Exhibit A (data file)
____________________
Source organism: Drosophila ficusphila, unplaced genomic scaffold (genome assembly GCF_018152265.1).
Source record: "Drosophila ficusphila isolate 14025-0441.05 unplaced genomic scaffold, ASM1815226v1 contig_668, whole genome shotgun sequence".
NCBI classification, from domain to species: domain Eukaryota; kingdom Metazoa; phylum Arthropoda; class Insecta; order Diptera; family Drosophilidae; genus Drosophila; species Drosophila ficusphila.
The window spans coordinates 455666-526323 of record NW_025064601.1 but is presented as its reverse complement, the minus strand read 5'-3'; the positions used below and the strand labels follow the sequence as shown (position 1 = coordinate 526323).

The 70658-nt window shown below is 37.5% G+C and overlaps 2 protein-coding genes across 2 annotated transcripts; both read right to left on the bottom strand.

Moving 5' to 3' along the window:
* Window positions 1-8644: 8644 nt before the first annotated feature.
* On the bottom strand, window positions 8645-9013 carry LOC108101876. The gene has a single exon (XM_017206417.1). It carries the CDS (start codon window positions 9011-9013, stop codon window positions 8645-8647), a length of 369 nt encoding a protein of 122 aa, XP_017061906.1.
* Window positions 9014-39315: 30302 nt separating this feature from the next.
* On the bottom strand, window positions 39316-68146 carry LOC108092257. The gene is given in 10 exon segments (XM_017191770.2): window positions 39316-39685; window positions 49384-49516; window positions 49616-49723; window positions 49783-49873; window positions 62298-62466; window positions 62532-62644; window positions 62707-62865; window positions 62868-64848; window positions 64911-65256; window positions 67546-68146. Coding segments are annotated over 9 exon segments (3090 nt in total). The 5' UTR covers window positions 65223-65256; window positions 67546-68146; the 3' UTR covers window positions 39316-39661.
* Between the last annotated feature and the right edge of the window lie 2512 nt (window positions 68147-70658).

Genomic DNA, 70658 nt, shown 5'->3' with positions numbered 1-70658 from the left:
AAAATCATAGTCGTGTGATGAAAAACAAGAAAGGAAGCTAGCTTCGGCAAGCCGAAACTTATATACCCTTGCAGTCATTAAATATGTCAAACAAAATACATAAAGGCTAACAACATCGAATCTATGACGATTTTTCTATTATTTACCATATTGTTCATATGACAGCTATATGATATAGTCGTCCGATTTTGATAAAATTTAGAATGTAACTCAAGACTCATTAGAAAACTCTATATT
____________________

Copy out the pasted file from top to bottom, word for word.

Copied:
Source organism: Drosophila ficusphila, unplaced genomic scaffold (genome assembly GCF_018152265.1).
Source record: "Drosophila ficusphila isolate 14025-0441.05 unplaced genomic scaffold, ASM1815226v1 contig_668, whole genome shotgun sequence".
NCBI classification, from domain to species: domain Eukaryota; kingdom Metazoa; phylum Arthropoda; class Insecta; order Diptera; family Drosophilidae; genus Drosophila; species Drosophila ficusphila.
The window spans coordinates 455666-526323 of record NW_025064601.1 but is presented as its reverse complement, the minus strand read 5'-3'; the positions used below and the strand labels follow the sequence as shown (position 1 = coordinate 526323).

The 70658-nt window shown below is 37.5% G+C and overlaps 2 protein-coding genes across 2 annotated transcripts; both read right to left on the bottom strand.

Moving 5' to 3' along the window:
* Window positions 1-8644: 8644 nt before the first annotated feature.
* On the bottom strand, window positions 8645-9013 carry LOC108101876. The gene has a single exon (XM_017206417.1). It carries the CDS (start codon window positions 9011-9013, stop codon window positions 8645-8647), a length of 369 nt encoding a protein of 122 aa, XP_017061906.1.
* Window positions 9014-39315: 30302 nt separating this feature from the next.
* On the bottom strand, window positions 39316-68146 carry LOC108092257. The gene is given in 10 exon segments (XM_017191770.2): window positions 39316-39685; window positions 49384-49516; window positions 49616-49723; window positions 49783-49873; window positions 62298-62466; window positions 62532-62644; window positions 62707-62865; window positions 62868-64848; window positions 64911-65256; window positions 67546-68146. Coding segments are annotated over 9 exon segments (3090 nt in total). The 5' UTR covers window positions 65223-65256; window positions 67546-68146; the 3' UTR covers window positions 39316-39661.
* Between the last annotated feature and the right edge of the window lie 2512 nt (window positions 68147-70658).

Genomic DNA, 70658 nt, shown 5'->3' with positions numbered 1-70658 from the left:
AAAATCATAGTCGTGTGATGAAAAACAAGAAAGGAAGCTAGCTTCGGCAAGCCGAAACTTATATACCCTTGCAGTCATTAAATATGTCAAACAAAATACATAAAGGCTAACAACATCGAATCTATGACGATTTTTCTATTATTTACCATATTGTTCATATGACAGCTATATGATATAGTCGTCCGATTTTGATAAAATTTAGAATGTAACTCAAGACTCATTAGAAAACTCTATATT